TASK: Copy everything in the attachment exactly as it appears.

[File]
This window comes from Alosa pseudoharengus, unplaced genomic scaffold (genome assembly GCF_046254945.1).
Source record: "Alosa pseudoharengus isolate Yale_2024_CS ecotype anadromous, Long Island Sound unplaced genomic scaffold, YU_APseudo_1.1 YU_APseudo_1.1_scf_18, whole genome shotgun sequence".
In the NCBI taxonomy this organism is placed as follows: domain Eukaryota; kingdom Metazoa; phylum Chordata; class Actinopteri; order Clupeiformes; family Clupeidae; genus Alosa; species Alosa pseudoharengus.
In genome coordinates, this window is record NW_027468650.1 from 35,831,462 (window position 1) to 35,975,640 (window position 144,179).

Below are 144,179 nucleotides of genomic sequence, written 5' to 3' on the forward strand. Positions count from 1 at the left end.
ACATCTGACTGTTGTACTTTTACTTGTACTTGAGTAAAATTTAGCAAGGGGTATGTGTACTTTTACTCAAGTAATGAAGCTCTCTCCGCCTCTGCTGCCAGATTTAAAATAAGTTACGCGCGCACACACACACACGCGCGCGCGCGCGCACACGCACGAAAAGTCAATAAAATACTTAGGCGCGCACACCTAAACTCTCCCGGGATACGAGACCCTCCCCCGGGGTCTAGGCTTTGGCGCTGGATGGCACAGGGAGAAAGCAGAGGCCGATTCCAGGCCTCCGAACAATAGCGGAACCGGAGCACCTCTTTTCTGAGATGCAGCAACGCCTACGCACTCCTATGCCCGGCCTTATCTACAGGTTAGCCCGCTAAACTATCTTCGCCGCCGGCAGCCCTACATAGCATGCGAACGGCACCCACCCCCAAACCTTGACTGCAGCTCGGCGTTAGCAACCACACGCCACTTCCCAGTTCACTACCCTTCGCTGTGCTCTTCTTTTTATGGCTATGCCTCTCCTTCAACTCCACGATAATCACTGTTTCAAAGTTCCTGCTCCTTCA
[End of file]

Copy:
This window comes from Alosa pseudoharengus, unplaced genomic scaffold (genome assembly GCF_046254945.1).
Source record: "Alosa pseudoharengus isolate Yale_2024_CS ecotype anadromous, Long Island Sound unplaced genomic scaffold, YU_APseudo_1.1 YU_APseudo_1.1_scf_18, whole genome shotgun sequence".
In the NCBI taxonomy this organism is placed as follows: domain Eukaryota; kingdom Metazoa; phylum Chordata; class Actinopteri; order Clupeiformes; family Clupeidae; genus Alosa; species Alosa pseudoharengus.
In genome coordinates, this window is record NW_027468650.1 from 35,831,462 (window position 1) to 35,975,640 (window position 144,179).

Below are 144,179 nucleotides of genomic sequence, written 5' to 3' on the forward strand. Positions count from 1 at the left end.
ACATCTGACTGTTGTACTTTTACTTGTACTTGAGTAAAATTTAGCAAGGGGTATGTGTACTTTTACTCAAGTAATGAAGCTCTCTCCGCCTCTGCTGCCAGATTTAAAATAAGTTACGCGCGCACACACACACACGCGCGCGCGCGCGCACACGCACGAAAAGTCAATAAAATACTTAGGCGCGCACACCTAAACTCTCCCGGGATACGAGACCCTCCCCCGGGGTCTAGGCTTTGGCGCTGGATGGCACAGGGAGAAAGCAGAGGCCGATTCCAGGCCTCCGAACAATAGCGGAACCGGAGCACCTCTTTTCTGAGATGCAGCAACGCCTACGCACTCCTATGCCCGGCCTTATCTACAGGTTAGCCCGCTAAACTATCTTCGCCGCCGGCAGCCCTACATAGCATGCGAACGGCACCCACCCCCAAACCTTGACTGCAGCTCGGCGTTAGCAACCACACGCCACTTCCCAGTTCACTACCCTTCGCTGTGCTCTTCTTTTTATGGCTATGCCTCTCCTTCAACTCCACGATAATCACTGTTTCAAAGTTCCTGCTCCTTCA